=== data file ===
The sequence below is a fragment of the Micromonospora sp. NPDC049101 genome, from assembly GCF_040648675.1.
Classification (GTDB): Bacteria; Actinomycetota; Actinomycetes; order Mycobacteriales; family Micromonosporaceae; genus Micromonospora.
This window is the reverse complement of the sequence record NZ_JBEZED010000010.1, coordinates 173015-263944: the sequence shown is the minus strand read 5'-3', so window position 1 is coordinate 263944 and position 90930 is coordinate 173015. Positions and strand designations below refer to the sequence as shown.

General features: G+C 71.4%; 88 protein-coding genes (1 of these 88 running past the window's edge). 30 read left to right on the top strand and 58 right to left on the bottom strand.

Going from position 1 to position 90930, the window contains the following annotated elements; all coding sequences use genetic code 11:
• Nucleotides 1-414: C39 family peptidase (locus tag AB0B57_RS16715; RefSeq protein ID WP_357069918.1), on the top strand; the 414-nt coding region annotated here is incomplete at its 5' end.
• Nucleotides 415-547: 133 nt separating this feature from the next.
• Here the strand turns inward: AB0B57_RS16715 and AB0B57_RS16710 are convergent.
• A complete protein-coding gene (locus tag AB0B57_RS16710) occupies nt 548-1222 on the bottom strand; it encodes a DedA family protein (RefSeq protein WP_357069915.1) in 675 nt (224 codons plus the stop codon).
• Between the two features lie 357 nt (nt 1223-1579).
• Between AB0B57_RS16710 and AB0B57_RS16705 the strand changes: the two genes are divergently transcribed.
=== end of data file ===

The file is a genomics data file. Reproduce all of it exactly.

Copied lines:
The sequence below is a fragment of the Micromonospora sp. NPDC049101 genome, from assembly GCF_040648675.1.
Classification (GTDB): Bacteria; Actinomycetota; Actinomycetes; order Mycobacteriales; family Micromonosporaceae; genus Micromonospora.
This window is the reverse complement of the sequence record NZ_JBEZED010000010.1, coordinates 173015-263944: the sequence shown is the minus strand read 5'-3', so window position 1 is coordinate 263944 and position 90930 is coordinate 173015. Positions and strand designations below refer to the sequence as shown.

General features: G+C 71.4%; 88 protein-coding genes (1 of these 88 running past the window's edge). 30 read left to right on the top strand and 58 right to left on the bottom strand.

Going from position 1 to position 90930, the window contains the following annotated elements; all coding sequences use genetic code 11:
• Nucleotides 1-414: C39 family peptidase (locus tag AB0B57_RS16715; RefSeq protein ID WP_357069918.1), on the top strand; the 414-nt coding region annotated here is incomplete at its 5' end.
• Nucleotides 415-547: 133 nt separating this feature from the next.
• Here the strand turns inward: AB0B57_RS16715 and AB0B57_RS16710 are convergent.
• A complete protein-coding gene (locus tag AB0B57_RS16710) occupies nt 548-1222 on the bottom strand; it encodes a DedA family protein (RefSeq protein WP_357069915.1) in 675 nt (224 codons plus the stop codon).
• Between the two features lie 357 nt (nt 1223-1579).
• Between AB0B57_RS16710 and AB0B57_RS16705 the strand changes: the two genes are divergently transcribed.